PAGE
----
Loading

50°F

51°F

49°F

50°F

48°F

52°F

49°F

54°F

48°F

48°F

54°F

49°F
Search
NEWS STORIES

Officials test if different diet impacts musky survivalSubmitted: 06/24/2013
Story By Associated Press

WILD ROSE - Wisconsin fisheries staff want to know whether a different diet will help muskies survive better.

They're experimenting with a new menu for muskies at the Wild Rose Fish Hatchery in central Wisconsin.

Fishery workers have separated the hatchery's muskies into two groups.

One group is being fed a traditional diet of zooplankton and minnows.

The other group is getting manufactured fish food and then minnows for the last 60 days before they're stocked.

Agency staff will mark the groups to tell them apart before they're stocked.

That will let them assess survival rates.

The DNR can save up to 30 percent of the cost of raising muskies by starting them on manufactured food.

Researchers want to see if the fish grow and survive before the practice becomes standard at all hatcheries.

Text Size: + Increase | Decrease -
Print Story | Email Story
Sponsored in part by HodagSports.com





 IN OTHER NEWS

WHITE LAKE - Students in White Lake spent the day outside of the classroom learning about invasive species today. It was the 16th annual Spring Lake Day at White Lake. It's part of the year-round Adopt-A-Lake program that teaches students about waterway and environmental preservation.

"Being on White Lake and being in the Northwoods, aquatic invasive species education is extremely important," said Aquatic Invasive Species Coordinator John Preuss. "And a good way to reach out to people is through our students and through our youth."

Elementary students from White Lake School learned about the different aquatic invasive species such as purple loosestrife, and Eurasian watermilfoil. They also learned how to prevent them from spreading.

"Those plants spread by fragmentation and boat traffic," said Preuss. "And just educating people so they know the right steps to take and the laws to prevent this plant from moving around. We have 15,000 lakes in Wisconsin; just a small percentage have an invasive species."

Students also learned about the spread of a tree killing bug called emerald ash bore.

+ Read More

MINOCQUA - One Northwoods business gives people a bird's eye view. One year into the business venture, Northwoods Zip Line in Minocqua is happy with the business they are doing.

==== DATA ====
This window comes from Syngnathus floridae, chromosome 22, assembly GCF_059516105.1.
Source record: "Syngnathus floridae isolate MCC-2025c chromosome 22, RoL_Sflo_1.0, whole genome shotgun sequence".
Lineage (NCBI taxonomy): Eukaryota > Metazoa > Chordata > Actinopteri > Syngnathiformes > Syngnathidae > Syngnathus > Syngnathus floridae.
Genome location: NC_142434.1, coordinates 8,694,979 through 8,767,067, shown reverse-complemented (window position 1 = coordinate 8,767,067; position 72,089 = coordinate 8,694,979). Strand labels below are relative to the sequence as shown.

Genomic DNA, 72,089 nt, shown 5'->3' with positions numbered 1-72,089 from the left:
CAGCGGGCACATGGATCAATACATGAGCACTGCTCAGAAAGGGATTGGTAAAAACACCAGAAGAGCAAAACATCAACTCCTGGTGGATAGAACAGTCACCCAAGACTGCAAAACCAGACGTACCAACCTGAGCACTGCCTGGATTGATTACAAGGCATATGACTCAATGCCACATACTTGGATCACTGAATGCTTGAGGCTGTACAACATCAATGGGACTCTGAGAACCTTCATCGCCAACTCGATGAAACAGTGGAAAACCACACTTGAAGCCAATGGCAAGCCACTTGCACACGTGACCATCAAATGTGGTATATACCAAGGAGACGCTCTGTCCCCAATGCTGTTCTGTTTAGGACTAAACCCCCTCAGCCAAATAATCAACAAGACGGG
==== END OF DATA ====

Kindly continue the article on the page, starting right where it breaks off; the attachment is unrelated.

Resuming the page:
+ Read More

MADISON - Wisconsin lawmakers have rejected Republican Gov. Scott Walker's plan to block the state Department of Natural Resources from purchasing any land through its stewardship program for at least the next 13 years.

+ Read More

Play Video

ARMSTRONG CREEK - Liz Wywialowski gets a certain feeling when she comes back to her old family farm near Armstrong Creek.

"You would see me breathing deeply," she says, drawing in a lungful of oxygen. "Even now, there's nothing like clean, fresh air."

Liz grew up on this farm, and now owns the place, though she lives in southern Wisconsin. Her father built the majestic cedar-sided barn with her brothers, finishing it in 1944.

"He built this barn as if it would be the last barn he would need to build," Liz says.

+ Read More

MADISON - The Legislature's finance committee has adopted Republican Gov. Scott Walker's plan to eliminate 80 positions within the state Department of Natural Resources, including more than half of the researchers in the agency's science bureau.

+ Read More

THREE LAKES - Eleven campgrounds in the Chequamegon-Nicolet National Forest closed this year after the U.S. Forest Service reduced its funding and services.

The cuts happened because fewer people have been visiting the campgrounds in the last few years, but the Three Lakes Town Board will pay to keep one of its grounds open for the 2015 season.

+ Read More

VILAS COUNTY - A warming climate could have significant impacts on Northwoods streams. Warming streams, in turn, could put pressure on trout populations in those waterways.

"If we think about streams, it is changing, and that's going to potentially change what can live here and the habitats that are available," said Dr. Noah Lottig, an assistant scientist at the UW-Madison Trout Lake Research Station in Boulder Junction. "We've seen that across a whole range of things and a wide variety of studies."

+ Read More
+ More General News
Search: 




Click Here